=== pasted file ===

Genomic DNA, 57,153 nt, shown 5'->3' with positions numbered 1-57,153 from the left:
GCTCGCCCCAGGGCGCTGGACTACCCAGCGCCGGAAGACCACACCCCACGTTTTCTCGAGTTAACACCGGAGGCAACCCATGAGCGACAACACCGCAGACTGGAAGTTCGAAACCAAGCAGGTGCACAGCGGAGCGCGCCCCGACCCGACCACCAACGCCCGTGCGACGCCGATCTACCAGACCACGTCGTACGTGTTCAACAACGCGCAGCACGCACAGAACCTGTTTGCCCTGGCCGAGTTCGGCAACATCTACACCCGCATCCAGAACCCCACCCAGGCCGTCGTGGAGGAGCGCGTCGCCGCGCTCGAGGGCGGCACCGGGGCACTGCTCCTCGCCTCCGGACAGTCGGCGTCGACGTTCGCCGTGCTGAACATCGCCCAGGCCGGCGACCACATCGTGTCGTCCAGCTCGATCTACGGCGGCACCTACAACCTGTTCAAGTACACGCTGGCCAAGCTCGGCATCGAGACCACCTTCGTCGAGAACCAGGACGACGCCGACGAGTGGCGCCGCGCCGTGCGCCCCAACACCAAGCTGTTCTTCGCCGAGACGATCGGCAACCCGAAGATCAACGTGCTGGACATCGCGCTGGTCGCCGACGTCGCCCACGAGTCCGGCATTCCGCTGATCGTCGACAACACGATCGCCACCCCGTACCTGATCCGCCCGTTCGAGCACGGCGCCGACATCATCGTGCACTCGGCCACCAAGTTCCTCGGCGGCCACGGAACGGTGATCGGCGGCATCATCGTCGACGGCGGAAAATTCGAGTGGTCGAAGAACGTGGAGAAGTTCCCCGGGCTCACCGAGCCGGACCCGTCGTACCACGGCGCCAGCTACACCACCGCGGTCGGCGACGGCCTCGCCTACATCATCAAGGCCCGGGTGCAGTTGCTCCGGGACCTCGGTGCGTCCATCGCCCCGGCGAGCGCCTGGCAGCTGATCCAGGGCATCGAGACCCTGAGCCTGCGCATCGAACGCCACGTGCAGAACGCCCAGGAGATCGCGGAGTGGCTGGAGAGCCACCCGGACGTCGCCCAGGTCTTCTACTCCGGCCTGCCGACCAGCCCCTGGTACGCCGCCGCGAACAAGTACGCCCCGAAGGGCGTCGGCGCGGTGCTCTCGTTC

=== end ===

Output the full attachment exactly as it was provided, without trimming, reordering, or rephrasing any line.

Genomic DNA, 57,153 nt, shown 5'->3' with positions numbered 1-57,153 from the left:
GCTCGCCCCAGGGCGCTGGACTACCCAGCGCCGGAAGACCACACCCCACGTTTTCTCGAGTTAACACCGGAGGCAACCCATGAGCGACAACACCGCAGACTGGAAGTTCGAAACCAAGCAGGTGCACAGCGGAGCGCGCCCCGACCCGACCACCAACGCCCGTGCGACGCCGATCTACCAGACCACGTCGTACGTGTTCAACAACGCGCAGCACGCACAGAACCTGTTTGCCCTGGCCGAGTTCGGCAACATCTACACCCGCATCCAGAACCCCACCCAGGCCGTCGTGGAGGAGCGCGTCGCCGCGCTCGAGGGCGGCACCGGGGCACTGCTCCTCGCCTCCGGACAGTCGGCGTCGACGTTCGCCGTGCTGAACATCGCCCAGGCCGGCGACCACATCGTGTCGTCCAGCTCGATCTACGGCGGCACCTACAACCTGTTCAAGTACACGCTGGCCAAGCTCGGCATCGAGACCACCTTCGTCGAGAACCAGGACGACGCCGACGAGTGGCGCCGCGCCGTGCGCCCCAACACCAAGCTGTTCTTCGCCGAGACGATCGGCAACCCGAAGATCAACGTGCTGGACATCGCGCTGGTCGCCGACGTCGCCCACGAGTCCGGCATTCCGCTGATCGTCGACAACACGATCGCCACCCCGTACCTGATCCGCCCGTTCGAGCACGGCGCCGACATCATCGTGCACTCGGCCACCAAGTTCCTCGGCGGCCACGGAACGGTGATCGGCGGCATCATCGTCGACGGCGGAAAATTCGAGTGGTCGAAGAACGTGGAGAAGTTCCCCGGGCTCACCGAGCCGGACCCGTCGTACCACGGCGCCAGCTACACCACCGCGGTCGGCGACGGCCTCGCCTACATCATCAAGGCCCGGGTGCAGTTGCTCCGGGACCTCGGTGCGTCCATCGCCCCGGCGAGCGCCTGGCAGCTGATCCAGGGCATCGAGACCCTGAGCCTGCGCATCGAACGCCACGTGCAGAACGCCCAGGAGATCGCGGAGTGGCTGGAGAGCCACCCGGACGTCGCCCAGGTCTTCTACTCCGGCCTGCCGACCAGCCCCTGGTACGCCGCCGCGAACAAGTACGCCCCGAAGGGCGTCGGCGCGGTGCTCTCGTTC